Developed fluorine organic/inorganic nano-hybrid materials that are flexible and printable
Supplements weakness of existing materials making it possible to procure key organic/inorganic characteristics
Published in recent issue of global academic journal in the materials science sector
<School of Chemical Engineering Professor Kim Se-hyeon’s Research Team (major in polymer and bio materials)>
Professor Kim’s research team including Ye Heqing (22, sixth term in integrated master’s and doctorate’s program) and Wang Rixuan (30, 2nd term in doctorate’s program) of the Graduate School of Chemical Engineering developed a fluorine organic/inorganic nano-hybrid materials technologies that can be applied in thin-film transistors (TFTs) for next-generation flexible/print electronic materials through joint-research with Professor Kim Joo-young’s research team at Kangwon National University.
Professor Kim said, “We developed a new flexible/print material that can be applied to the insulation layer in TFTs, which are unit materials of switching and memory of flexible/print electronic products. The developed organic/inorganic nano-hybrid materials not only have high insulation and chemical resistance, which are the features of inorganic materials, at low temperatures, and can also procure highly flexibility and solution processibility, which are the features of organic materials.” He added, “This material was designed and synthesized to be able to extend the long-term storage safety for more than one year and six months without additives in sol (particles being dispersed in the solution) solution, which is a weakness of existing organic/inorganic nano-hybrid materials.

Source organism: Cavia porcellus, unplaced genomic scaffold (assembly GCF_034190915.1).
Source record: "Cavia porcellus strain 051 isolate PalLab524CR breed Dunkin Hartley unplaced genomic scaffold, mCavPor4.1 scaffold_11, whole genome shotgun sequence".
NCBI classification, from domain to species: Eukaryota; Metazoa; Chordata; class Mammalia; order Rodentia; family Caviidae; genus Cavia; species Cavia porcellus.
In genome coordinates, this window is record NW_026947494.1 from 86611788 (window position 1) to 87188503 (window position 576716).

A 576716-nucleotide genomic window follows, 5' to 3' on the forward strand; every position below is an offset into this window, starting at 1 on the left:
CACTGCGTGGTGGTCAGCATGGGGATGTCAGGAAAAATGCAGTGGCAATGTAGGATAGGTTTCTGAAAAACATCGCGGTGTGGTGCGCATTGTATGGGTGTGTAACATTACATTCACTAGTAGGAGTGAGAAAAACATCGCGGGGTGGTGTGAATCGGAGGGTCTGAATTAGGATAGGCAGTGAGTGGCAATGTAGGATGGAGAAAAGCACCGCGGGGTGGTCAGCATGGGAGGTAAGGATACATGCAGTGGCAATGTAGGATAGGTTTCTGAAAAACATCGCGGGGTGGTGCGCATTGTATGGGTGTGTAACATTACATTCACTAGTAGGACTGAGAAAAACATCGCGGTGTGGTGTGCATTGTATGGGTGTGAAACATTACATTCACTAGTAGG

The newly developed material is expected to not only accelerate commercialization of various next-general electronic materials such as for flexible and wearable display, RFID (radio-frequency identification tags), smart cards, etc., but also in various fields such as flexible mobile phone cover glass, hard coating, and bag materials. The research team applied this technology to develop TFTs and logic circuits through the printing process.
This study was conducted as part of the leading research support project supported by the Ministry of Education and the National Research Foundation and the parts and materials technology development project of the Ministry of Trade, Industry and Energy. Results of this study were published in the latest issue of the world-acclaimed academic journal of the materials science sector, <Advanced Function Materials> (impact factor (IF)16.836, top 4% of the sector).